“Imagine how helpful it would be if Joe Biden were to show some grace, call on Democrats to stand down, practice the healing he keeps preaching. Why won’t he?”

That’s a question that Kimberly Strassel, a conservative columnist for the Wall Street Journal, posted on Twitter. An interesting question certainly, given that President-elect Biden knows something about grace. He is a practicing Catholic who has endured great loss in his life and yet emerged with a sunny persona that endears him to many, including his critics. Part of Biden’s presidential platform is the restoration of bipartisan civility based on decency.

The other day I may have played my last day of golf for the season. Here in Michigan, snow is in the forecast for the coming days. Soon our course will be hard frozen and covered in snow. Another season over.

I usually would not write about my playing golf. Even on my best days, my game is nothing to cheer about. But these are not the best of days. These are the worst of days. The pandemic has upended all of our lives. And so, golf has offered my playing partners and me moments of solace.

Most of my…

“Because of Covid” is a phrase we hear often. And with good reason.

Hundreds of thousands have died;

Million have been infected; and

Millions, too, are suffering increased stress and anxiety.

Millions are out of work;

Hundreds of thousands of retail and restaurant businesses have closed, never to reopen; and

Many millions are working from home, some never to return an office.

What offices that remain are different;

Temperature screenings, virus swabs and more.

Parents are serving as at-home teacher’s aides;

Kids are learning via video and homework, deprived of camaraderie and school lunches.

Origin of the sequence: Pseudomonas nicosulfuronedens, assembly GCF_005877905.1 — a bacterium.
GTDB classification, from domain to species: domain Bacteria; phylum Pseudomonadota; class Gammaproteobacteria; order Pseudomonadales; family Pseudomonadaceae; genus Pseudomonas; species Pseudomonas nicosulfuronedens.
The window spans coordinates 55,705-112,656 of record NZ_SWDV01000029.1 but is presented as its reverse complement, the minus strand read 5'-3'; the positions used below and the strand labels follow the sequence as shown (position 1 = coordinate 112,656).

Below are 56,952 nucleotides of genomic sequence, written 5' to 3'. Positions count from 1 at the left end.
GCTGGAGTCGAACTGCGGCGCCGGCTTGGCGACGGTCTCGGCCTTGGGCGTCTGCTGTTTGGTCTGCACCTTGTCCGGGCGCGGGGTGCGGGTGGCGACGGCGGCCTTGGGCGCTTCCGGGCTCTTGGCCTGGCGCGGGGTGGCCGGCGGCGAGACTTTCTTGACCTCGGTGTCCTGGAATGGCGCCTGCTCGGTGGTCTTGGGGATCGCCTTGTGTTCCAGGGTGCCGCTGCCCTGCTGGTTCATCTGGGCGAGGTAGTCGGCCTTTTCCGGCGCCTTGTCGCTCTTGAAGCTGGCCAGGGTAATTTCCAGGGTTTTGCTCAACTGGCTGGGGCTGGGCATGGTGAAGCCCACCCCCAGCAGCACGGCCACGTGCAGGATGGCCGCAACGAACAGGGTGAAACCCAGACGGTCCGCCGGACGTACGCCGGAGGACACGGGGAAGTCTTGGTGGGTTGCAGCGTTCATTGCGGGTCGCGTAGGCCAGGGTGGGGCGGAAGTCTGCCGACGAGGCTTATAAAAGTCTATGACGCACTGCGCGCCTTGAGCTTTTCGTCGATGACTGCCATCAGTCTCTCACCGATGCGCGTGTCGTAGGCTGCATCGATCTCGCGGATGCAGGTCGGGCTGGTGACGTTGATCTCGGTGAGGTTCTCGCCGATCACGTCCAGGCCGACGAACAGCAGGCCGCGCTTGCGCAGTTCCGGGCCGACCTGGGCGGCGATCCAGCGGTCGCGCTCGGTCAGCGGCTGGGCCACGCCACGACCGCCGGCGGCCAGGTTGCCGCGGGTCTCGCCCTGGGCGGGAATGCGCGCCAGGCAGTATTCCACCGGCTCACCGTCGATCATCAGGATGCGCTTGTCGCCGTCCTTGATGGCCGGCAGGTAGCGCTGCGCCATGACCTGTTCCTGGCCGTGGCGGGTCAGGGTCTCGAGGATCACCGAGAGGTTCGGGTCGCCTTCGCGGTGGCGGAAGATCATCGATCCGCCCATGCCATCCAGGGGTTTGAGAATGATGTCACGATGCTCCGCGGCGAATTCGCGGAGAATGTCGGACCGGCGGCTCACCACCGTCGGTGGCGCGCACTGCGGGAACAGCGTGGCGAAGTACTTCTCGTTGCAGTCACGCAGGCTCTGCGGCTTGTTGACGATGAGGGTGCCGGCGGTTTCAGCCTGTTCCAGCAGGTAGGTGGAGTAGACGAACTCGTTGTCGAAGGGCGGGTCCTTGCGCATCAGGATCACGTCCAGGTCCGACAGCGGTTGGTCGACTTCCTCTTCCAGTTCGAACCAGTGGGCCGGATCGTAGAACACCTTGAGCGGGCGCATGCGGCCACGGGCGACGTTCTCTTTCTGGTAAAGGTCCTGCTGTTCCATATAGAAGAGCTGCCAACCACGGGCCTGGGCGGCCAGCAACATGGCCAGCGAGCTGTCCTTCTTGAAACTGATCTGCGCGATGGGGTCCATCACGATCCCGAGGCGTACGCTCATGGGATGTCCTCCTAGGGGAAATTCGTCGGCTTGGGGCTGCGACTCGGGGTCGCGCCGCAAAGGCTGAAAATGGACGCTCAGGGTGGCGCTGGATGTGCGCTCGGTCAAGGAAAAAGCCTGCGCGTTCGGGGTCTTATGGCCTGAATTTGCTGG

Families are separated, sometimes even in…

Do all the good you can,
By all the means you can,
In all the ways you can,
In all the places you can,
At all the times you can,
To all the people you can,
As long as ever you can.

John Wesley from The Letters of John Wesley

The other day a colleague of mine passed away. His name was Jason Jennings.

While I did not know him well, I respected him. He was a colleague whose spirit of generosity made him seem your friend even when you hardly knew him.

In our one face-to-face encounter, we…

“As you grow older, you will discover that you have two hands, one for helping yourself, the other for helping others.” — Maya Angelou

COVID-19 is now a pandemic.

Nations through Europe are putting quarantine measures into place. President Trump has declared a state of emergency for the United States.

All collegiate and professional sporting events are canceled. It’s March Sadness. Universities are moving to online instruction; local elementary and high schools are closing.

The number of infections is rising. More and more people are dying. …

Corona Virus: How Consultants and Speakers Can Set the Right Example for Their Clients

“The Chinese use two brush strokes to write the word ‘crisis.’ One brush stroke stands for danger; the other for opportunity. In a crisis, be aware of the danger — but recognize the opportunity.”

— John F. Kennedy

COVID-19 is here.

Mixed messages muddle the government response.

The market tumbles and more companies issue profit warnings.

Meetings and conventions are cancelled. As a result, consultants and coaches I know are losing speaking gigs by the handful.

What speakers can do?

First, a story. As the Great…

Lou Gehrig Day

The Gracious Courage of Lou Gehrig

He was a man eleven months removed from the longest consecutive games played in a series in major league history. Yet as he shuffled, and with some assistance, to the microphone he seemed a pale shadow of his once commanding physique. His body drooped as if his powerful biceps and tree trunk-like thighs hung from his bones.

He was the image of a spent man. Physically. Lou Gehrig, the Iron Horse, captain of the New York Yankees, the biggest ball club in the biggest city in America, leaned down and forward. His voice was…

Few — with perhaps the exceptions of George Washington upon the nation’s founding and Abraham Lincoln upon the nation’s possible dissolution — have tackled the office of the Presidency in such a crisis as Franklin Delano Roosevelt. And he did so with boundless enthusiasm and energy.

What animated Roosevelt throughout his presidency was restoring America to its principles in ways that enable the able bodied to work and the less fortunate to find relief. Called a traitor to his class he reveled in upsetting the order of the day in his quest to do it all. …

John Baldoni

John Baldoni is an internationally recognized leadership educator, executive coach and author of 14 books. Inc.com Top 50 leadership expert www.johnbaldoni.com

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